If Medium’s CEO Ev Williams cared about users
1. Authors would be able to edit their posts no matter how they navigated to them
2. It would be possible to find the article to which your comment belongs
3. The easily gamed and therefore meaningless multiple clap concept would be replaced by a small set of positive emoji responses
Twenty five years ago, in a paper titled “Programmers’ Canvas,” I recommended that software developers push to and pull from the same repository consistently — preferably every day. Instead of working in silos for months and losing weeks of productivity in Merge Hell, everyone should stay in sync and fix issues as they arise. In order for this to work, teams needed automated builds and tests to know whether it was safe to pull down the latest code.
Back then, this idea was neither obvious nor popular. My big mouth resulted in me owning the build scripts. …
The bane of automating single-page apps is, ironically, good frontend error handling. Our CodeceptJS-based screen scraper has no idea when a REST error was handled. The frontend team never thought to add a common class to button elements having text like “An error occurred. Please try again.”
Even worse: auto retry. The scraper is unable to distinguish between “no data available” versus a failure. Scraping jobs that run for hours need to pause only as long as necessary. Is an element missing because there is no data, or did an error occur, or did the scraper not wait long enough? It’s impossible to know.
Like everything, you don’t learn this until you try it yourself. If you’re embarking on a new frontend project, I hope you will consider the plight of those who write scrapers and integration tests.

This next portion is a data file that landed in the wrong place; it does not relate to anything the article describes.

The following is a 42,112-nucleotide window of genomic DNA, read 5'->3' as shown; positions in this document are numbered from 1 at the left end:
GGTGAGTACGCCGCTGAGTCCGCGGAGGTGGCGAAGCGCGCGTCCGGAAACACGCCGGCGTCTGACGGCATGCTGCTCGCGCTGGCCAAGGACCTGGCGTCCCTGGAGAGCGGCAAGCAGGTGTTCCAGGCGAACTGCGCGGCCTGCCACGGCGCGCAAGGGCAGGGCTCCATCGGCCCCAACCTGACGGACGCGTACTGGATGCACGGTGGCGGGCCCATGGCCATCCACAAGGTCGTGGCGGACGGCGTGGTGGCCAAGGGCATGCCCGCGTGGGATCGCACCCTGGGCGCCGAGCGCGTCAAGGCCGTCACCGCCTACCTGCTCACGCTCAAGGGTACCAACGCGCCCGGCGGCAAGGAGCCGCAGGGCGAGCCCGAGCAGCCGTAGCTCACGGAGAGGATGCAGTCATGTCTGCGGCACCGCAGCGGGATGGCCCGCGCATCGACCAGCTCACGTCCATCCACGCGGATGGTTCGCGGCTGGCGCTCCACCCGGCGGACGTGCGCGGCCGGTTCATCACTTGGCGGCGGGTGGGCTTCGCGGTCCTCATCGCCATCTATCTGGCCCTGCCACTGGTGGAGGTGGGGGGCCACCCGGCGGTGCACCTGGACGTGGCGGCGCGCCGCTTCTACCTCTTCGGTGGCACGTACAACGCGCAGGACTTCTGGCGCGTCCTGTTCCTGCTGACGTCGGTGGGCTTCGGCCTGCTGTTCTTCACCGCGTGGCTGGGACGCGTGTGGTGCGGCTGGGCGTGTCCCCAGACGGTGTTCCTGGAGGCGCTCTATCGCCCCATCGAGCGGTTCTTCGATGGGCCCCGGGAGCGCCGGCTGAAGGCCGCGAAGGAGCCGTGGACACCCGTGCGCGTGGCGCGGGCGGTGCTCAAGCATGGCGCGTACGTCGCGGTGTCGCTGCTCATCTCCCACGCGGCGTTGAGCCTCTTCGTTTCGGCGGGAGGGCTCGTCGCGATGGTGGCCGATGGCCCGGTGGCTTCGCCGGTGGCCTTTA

And then there’s infinite scrolling.
While scraping or testing websites, sometimes it’s convenient to open a link (e.g., via “control-click”) on a page into a new browser tab, do some work in the new tab, and close it. This avoids the hassle of using breadcrumbs or the Back button. This approach can also result in less work for the website’s backend since closing tabs doesn’t normally request remote data.
Here’s how to automate “control-clicking” a link in Chromium, in order for the link’s contents to appear in a new tab. This example uses CodeceptJS and Puppeteer. This solution has been tested on OSX and Ubuntu. It should work on Windows.
First, create a helper for CodeceptJS and alter CodeceptJS’s configuration to use it:
Then use this in your scenario:
Here’s a Dockerfile that:
Most libraries can be unit tested. Most applications can only be integration tested. Apps should be nothing more than mosaics of libraries. But unit tests are never 100% effective. Even with 100% coverage, bugs will be found — especially in the parts that are hard to use. Writing the user guide for each library is especially difficult because it exposes design and implementation issues. Therefore, pick a milestone and add the task that developers typically do last and learn from the most: API and user documentation. This will improve your team’s understanding of what and for whom they’re building.
This SLS config file is compatible with Serverless 2.28+ and defines an AWS step function that waits 5 minutes and invokes a lambda. The lambda is granted access to the following RDS resources:
May this serve as a map for lost SLS travelers.
No matter how hard they tried, they couldn’t coax forEach to use await — at least not as expected. Instead of resorting to for .. in (to which Airbnb’s linter vociferously disapproved) they discovered a magic incantation involving reduce. Alas! “But how much memory does this consume?” they pondered. “Is this efficient? Has @goodware published an npm module that runs a maximum number of tasks in parallel? A task queue of some sort?”🤔 Indeed.
Answers to the questions:
For applications that serve a global community, storing the date and time of an event in only UTC can be insufficient. Storing only the server time can be even worse.
The times of important events should instead be captured as tuples consisting of:
If your users want the benefits of TypeScript, such as a better IDE experience and fewer bugs, they will need to install TypeScript as a dev dependency…
He/him. Coder and gamer since 1980. Lately I’ve been coding in Node and React. Always seeking The Best Way.